Bob

Adrian R231/08/2021 16:22:53
118 forum posts
5 photos

Grumplings are stone footings at the base of a wall, or they are hereabouts anyway.

I have a bigger Wolf drill, but it's heavier to handle and I thought this one would manage as it had done similar jobs before. Hole was only 15mm dia using an extended masonry bit, but for some reason the drill kept grabbing and stalling out. I should have stopped and changed tool, but I didn't and so here we are.

Fortunately no pressing need for an immediate replacement, but does look like SDS is the way to go if this one can't be rescued.

[Edit: thinking about it the 2ft in my original post was a bit exagerated, probably more like 18". Enough to need the extension bit anyway]

Edited By Adrian R2 on 31/08/2021 16:32:59

John Haine31/08/2021 16:52:24
4170 forum posts
242 photos

Builders I have spoken to don't expect even quite expensive drills to last much more than a year or two.

noel shelley31/08/2021 18:12:31
758 forum posts
19 photos

Keep the chuck and throw the rest away ! Bosch do some good SDS drills that have both an SDS chuck and a Jacobs type. A very useful function is the rotary stop, so just hammer, great for both wood chisels and stone cutting/breaking. Bought one 10 years ago, worth it.s weight in gold. Noel

David Caunt31/08/2021 18:19:35
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73 forum posts
20 photos

And you will find that all these drills are fitted with a 13amp fuse which means the the first thing to give up will be the armature. When I repaired them I used to put a fuse which suited the wattage of the drill.

This usually meant the fuse went the user then replaced it with a 13 amp fuse and then the drill ended up with a burnt out armature. That was 40 years ago but I doubt the are fitted with an overload device even now.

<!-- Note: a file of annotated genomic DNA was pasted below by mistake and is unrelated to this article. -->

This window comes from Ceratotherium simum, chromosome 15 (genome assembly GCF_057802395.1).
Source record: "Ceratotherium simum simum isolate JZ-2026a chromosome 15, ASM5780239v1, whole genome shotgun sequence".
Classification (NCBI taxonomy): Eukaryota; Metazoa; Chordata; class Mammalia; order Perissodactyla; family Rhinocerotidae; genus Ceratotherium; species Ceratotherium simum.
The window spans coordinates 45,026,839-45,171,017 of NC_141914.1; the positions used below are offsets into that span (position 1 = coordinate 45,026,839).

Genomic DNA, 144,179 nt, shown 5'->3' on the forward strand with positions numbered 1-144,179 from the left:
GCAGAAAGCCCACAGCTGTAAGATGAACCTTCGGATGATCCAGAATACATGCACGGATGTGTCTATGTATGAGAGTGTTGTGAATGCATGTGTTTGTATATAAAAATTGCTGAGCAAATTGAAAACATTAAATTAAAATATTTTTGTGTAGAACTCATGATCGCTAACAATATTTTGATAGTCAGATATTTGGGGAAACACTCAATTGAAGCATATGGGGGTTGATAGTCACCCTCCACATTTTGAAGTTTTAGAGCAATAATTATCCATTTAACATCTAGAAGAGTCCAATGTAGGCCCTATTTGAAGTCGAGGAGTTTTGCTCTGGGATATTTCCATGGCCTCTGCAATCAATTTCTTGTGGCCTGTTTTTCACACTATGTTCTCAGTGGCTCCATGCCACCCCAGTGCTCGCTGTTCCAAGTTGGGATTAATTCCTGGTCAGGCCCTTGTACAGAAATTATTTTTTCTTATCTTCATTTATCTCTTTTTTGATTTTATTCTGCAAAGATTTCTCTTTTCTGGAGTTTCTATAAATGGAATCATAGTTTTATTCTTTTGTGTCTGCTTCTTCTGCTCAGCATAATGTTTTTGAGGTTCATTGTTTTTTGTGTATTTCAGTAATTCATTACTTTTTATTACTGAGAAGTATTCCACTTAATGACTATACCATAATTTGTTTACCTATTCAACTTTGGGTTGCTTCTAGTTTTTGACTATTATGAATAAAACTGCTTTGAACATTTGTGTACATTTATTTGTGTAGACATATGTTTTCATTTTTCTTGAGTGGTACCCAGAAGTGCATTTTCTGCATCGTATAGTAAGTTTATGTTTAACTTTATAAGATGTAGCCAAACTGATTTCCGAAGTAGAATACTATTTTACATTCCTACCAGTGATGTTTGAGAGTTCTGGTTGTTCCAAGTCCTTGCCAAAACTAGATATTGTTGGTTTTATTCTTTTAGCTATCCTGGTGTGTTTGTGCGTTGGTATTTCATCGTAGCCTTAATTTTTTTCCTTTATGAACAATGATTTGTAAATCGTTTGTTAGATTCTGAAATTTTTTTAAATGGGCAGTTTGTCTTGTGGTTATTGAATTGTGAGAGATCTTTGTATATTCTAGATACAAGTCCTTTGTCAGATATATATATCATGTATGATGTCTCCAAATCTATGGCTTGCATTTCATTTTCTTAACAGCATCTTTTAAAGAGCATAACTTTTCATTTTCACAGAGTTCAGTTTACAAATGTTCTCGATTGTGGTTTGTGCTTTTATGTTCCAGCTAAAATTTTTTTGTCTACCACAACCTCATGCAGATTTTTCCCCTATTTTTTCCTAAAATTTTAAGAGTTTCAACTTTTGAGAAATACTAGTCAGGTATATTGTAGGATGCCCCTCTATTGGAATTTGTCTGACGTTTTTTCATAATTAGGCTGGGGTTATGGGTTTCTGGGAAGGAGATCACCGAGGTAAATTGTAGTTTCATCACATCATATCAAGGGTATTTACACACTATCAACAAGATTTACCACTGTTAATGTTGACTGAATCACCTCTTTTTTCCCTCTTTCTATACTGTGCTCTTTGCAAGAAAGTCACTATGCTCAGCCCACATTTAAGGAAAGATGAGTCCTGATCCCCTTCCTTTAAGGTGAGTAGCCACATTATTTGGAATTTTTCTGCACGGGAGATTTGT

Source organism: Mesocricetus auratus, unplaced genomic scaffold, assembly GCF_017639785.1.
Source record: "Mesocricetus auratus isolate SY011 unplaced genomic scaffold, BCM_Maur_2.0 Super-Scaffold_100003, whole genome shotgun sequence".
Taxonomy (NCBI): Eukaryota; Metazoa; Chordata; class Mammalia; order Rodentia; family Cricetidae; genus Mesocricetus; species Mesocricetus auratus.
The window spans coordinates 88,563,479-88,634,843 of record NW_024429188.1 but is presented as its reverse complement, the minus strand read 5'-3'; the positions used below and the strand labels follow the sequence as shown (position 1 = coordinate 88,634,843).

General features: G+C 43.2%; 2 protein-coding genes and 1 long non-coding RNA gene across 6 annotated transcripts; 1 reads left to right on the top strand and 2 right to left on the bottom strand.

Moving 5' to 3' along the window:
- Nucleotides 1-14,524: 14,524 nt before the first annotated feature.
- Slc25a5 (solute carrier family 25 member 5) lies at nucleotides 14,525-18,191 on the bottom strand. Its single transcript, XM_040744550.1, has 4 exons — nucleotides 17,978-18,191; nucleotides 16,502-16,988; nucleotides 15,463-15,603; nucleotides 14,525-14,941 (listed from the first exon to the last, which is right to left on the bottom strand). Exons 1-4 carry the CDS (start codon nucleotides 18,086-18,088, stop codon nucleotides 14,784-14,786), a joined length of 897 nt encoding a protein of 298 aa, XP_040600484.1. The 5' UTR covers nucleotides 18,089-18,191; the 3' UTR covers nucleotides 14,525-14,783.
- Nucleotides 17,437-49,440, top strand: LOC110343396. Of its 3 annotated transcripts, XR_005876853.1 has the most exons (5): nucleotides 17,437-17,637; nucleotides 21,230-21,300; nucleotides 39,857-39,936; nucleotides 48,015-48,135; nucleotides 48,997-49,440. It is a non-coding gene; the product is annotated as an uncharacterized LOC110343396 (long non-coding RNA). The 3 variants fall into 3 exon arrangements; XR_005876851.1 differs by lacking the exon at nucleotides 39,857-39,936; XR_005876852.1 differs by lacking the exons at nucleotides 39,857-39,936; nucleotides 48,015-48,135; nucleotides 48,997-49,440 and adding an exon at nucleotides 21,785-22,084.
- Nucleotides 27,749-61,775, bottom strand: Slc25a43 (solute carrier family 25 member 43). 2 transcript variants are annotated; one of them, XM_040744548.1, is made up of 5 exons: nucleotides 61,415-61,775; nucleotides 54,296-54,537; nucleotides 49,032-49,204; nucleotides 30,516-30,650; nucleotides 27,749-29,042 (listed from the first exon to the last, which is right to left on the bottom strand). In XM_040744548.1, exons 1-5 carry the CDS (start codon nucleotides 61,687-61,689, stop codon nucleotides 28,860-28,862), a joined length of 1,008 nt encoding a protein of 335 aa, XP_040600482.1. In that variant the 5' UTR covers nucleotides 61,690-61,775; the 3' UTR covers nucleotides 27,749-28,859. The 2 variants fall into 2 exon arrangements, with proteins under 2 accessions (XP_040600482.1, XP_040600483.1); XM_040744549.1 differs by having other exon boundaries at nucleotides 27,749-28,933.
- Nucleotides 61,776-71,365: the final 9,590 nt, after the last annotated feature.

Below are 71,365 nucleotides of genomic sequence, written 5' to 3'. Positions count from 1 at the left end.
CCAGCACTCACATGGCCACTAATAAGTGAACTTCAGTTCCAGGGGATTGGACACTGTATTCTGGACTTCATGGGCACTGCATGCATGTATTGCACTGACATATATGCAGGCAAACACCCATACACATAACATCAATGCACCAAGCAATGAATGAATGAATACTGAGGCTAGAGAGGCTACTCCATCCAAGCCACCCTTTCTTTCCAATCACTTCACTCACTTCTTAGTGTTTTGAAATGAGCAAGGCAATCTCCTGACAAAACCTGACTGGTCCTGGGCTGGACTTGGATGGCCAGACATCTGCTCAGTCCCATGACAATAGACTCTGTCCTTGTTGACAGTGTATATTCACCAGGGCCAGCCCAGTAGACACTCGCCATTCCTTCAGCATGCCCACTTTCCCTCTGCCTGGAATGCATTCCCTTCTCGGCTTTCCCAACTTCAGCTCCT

Mikelkie31/08/2021 18:23:58
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124 forum posts
13 photos
Posted by John Haine on 31/08/2021 16:52:24:

Builders I have spoken to don't expect even quite expensive drills to last much more than a year or two.

Correct. the smaller drills and angle grinders became a consumable item i go through 3 each annually and

bin them, not worth even opening them.

Rod Renshaw31/08/2021 18:29:58
325 forum posts
2 photos

Thanks for the explanation of "grumpling", not come across that before. Good luck with the drill.

not done it yet31/08/2021 22:27:35
6322 forum posts
20 photos

Looks like a half inch chuck, so expecting a lot, especially without a pilot. Likely nowhere for the drillings to go caused the stalling? As we used to say ‘expecting a boy to do a man’s job’.

Not all SDS drills are equal, btw. Couldn’t even get a spare trigger switch for a TitanTTB278, recently.

Emgee31/08/2021 23:20:56
2156 forum posts
265 photos

Drilling deep holes in any kind of masonry requires an drill with unworn tips, otherwise when the hole becomes deeper the less worn drill flutes are bigger in diameter than the front section of the drill, result is the drill stalls in the hole.

Emgee

Adrian R201/09/2021 09:21:02
118 forum posts
5 photos

Agreed, however in this case the "boy" was over 25 and had done similar sized holes before, even 22mm for plumbing jobs. Drill tip is OK so I'm sticking with my theory of uneven stonework jamming it up.